“Small shops do not look at data,” he said. “They look at what their gut tells them. But that can be very problematic. I’ve walked into a lot of businesses where they have no idea what they’re doing on a daily basis. Without data, you really have to look at how each person on the team is selling. If you don’t know, it could be the end of the business.”

But Scott Lawton, president and co-founder of the Bartaco chain of restaurants which operates in seven states, including locations in Port Chester, N.Y., and Stamford, West Hartford and Westport, noted that there is one area in which independent restaurants have an advantage over the chains. “Independent restaurants have sort of a mom-and-pop mentality — they take care of the customers,” he said. “The owners are around the business all of the time and pay attention to all the time. The chains do not have that level of care to each of their customers.”

There is also the question of where the restaurant is based. For Lawton, the old real estate mantra of “location, location, location” is affirmed if new restaurants are poorly situated. “You are always running a great risk if you are not in a primary location,” he said.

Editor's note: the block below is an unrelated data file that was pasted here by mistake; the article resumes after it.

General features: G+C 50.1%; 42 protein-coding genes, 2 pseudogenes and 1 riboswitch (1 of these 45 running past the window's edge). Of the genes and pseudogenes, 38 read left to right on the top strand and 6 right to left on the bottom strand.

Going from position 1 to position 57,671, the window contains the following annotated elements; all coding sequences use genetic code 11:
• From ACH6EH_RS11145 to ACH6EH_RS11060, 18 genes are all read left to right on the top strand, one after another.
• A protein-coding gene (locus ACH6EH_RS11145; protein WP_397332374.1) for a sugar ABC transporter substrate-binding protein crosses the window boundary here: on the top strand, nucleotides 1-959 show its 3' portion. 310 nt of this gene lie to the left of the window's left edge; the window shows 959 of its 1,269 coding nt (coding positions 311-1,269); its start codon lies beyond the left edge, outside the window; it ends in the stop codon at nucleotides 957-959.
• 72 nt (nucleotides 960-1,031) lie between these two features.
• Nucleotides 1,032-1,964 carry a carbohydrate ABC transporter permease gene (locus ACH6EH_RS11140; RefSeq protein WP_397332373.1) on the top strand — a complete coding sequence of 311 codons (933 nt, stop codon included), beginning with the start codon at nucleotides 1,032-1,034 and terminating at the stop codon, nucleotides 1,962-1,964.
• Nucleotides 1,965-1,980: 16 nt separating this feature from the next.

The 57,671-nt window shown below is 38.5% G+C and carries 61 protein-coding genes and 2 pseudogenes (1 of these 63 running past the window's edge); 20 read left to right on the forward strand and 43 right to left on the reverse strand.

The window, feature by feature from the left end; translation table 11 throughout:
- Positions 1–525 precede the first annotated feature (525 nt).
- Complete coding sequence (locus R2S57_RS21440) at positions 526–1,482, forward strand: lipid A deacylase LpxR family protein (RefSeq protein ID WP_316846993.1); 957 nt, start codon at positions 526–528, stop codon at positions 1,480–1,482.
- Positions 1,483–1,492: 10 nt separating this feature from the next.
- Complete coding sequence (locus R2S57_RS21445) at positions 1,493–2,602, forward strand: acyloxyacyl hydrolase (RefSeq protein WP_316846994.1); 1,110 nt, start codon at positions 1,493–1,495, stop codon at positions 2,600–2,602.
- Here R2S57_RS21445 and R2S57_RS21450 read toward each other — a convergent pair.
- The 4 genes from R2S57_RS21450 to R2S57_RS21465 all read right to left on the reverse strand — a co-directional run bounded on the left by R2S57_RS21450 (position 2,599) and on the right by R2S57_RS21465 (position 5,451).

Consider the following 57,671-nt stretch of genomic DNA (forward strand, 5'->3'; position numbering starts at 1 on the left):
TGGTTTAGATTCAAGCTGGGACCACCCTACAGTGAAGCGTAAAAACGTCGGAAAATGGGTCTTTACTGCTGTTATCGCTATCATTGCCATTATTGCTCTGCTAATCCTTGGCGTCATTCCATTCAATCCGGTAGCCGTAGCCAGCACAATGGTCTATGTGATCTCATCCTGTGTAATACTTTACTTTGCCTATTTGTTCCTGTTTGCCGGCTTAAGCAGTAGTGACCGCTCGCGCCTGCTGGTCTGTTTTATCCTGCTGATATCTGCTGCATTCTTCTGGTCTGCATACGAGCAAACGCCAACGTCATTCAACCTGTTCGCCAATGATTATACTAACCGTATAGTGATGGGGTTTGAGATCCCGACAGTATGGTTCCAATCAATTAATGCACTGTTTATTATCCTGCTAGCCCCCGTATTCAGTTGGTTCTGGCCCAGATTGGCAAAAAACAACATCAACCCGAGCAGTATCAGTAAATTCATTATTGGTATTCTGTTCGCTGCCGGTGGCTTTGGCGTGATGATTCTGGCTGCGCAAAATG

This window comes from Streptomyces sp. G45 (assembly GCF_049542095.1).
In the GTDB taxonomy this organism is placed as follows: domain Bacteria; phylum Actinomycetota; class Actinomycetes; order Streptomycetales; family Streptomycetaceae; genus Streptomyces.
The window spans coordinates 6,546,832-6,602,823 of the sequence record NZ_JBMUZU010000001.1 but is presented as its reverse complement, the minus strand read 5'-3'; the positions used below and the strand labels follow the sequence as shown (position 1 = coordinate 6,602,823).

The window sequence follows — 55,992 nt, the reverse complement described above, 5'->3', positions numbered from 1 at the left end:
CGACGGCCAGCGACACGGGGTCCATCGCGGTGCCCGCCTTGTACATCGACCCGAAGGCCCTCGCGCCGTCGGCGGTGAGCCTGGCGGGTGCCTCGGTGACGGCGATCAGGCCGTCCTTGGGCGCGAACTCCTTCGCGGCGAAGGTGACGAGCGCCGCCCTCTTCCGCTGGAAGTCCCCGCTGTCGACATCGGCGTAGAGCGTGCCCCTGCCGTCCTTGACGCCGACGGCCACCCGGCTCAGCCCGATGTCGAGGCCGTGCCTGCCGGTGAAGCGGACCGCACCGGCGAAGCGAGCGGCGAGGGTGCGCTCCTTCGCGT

Yet consultant Danas disagreed. “It depends on concept,” he explained. “I have a client in Norwalk — East Avenue Pizza — that has no parking, but it has been in business for 20 years. If they have something people like, people will come for it.”

Perhaps a possible strategy for avoiding restaurant start-up errors is to do a test-run in a non-brick-and-mortar setting. One of Fairfield County’s newest restaurants will be Aunt Viv’s Homestyle Cooking, which is set to open later this spring at 1055 Huntington Turnpike in Bridgeport. Owner Sarah Bridges began her business in 2012 as a catering service with the goal of opening a restaurant for her Southern-style fare. However, she first opted to test the concept via a food truck, which she acquired and put into service last year.

“It was less expensive,” Bridges said. “And it made sense because we wanted to make certain that we could sustain the quality of the business before transferring it over to a restaurant.”

Bridges scouted out locations in Milford and West Haven before settling on Bridgeport. “We want to see Bridgeport succeed,” she said. “There are a lot of great things about the city, and we want to be part of the greatness of the city.”